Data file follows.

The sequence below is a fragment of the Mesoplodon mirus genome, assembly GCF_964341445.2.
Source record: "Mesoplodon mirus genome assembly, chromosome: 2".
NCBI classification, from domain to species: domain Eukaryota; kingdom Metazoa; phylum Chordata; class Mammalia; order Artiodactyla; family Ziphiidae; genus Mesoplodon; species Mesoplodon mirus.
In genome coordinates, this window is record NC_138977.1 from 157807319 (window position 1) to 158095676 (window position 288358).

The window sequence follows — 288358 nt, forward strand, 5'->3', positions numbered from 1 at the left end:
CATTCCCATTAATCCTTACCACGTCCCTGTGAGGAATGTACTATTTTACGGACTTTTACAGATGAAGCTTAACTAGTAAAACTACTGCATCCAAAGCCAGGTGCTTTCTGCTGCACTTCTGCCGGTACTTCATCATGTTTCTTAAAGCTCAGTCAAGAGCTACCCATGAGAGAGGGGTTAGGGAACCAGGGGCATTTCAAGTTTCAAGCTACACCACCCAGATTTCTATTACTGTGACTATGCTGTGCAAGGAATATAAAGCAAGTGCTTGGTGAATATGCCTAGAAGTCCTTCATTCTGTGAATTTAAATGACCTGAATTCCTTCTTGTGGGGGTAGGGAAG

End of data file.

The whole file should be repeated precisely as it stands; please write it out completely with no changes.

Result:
The sequence below is a fragment of the Mesoplodon mirus genome, assembly GCF_964341445.2.
Source record: "Mesoplodon mirus genome assembly, chromosome: 2".
NCBI classification, from domain to species: domain Eukaryota; kingdom Metazoa; phylum Chordata; class Mammalia; order Artiodactyla; family Ziphiidae; genus Mesoplodon; species Mesoplodon mirus.
In genome coordinates, this window is record NC_138977.1 from 157807319 (window position 1) to 158095676 (window position 288358).

The window sequence follows — 288358 nt, forward strand, 5'->3', positions numbered from 1 at the left end:
CATTCCCATTAATCCTTACCACGTCCCTGTGAGGAATGTACTATTTTACGGACTTTTACAGATGAAGCTTAACTAGTAAAACTACTGCATCCAAAGCCAGGTGCTTTCTGCTGCACTTCTGCCGGTACTTCATCATGTTTCTTAAAGCTCAGTCAAGAGCTACCCATGAGAGAGGGGTTAGGGAACCAGGGGCATTTCAAGTTTCAAGCTACACCACCCAGATTTCTATTACTGTGACTATGCTGTGCAAGGAATATAAAGCAAGTGCTTGGTGAATATGCCTAGAAGTCCTTCATTCTGTGAATTTAAATGACCTGAATTCCTTCTTGTGGGGGTAGGGAAG